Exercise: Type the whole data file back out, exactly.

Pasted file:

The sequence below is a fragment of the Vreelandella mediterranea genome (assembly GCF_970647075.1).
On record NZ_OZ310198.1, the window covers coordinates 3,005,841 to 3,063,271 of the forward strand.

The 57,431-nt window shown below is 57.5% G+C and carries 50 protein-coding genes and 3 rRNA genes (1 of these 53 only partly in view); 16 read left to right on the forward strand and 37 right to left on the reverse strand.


The sequence below is a fragment of the Vreelandella mediterranea genome (assembly GCF_970647075.1).
On record NZ_OZ310198.1, the window covers coordinates 3,005,841 to 3,063,271 of the forward strand.

The 57,431-nt window shown below is 57.5% G+C and carries 50 protein-coding genes and 3 rRNA genes (1 of these 53 only partly in view); 16 read left to right on the forward strand and 37 right to left on the reverse strand.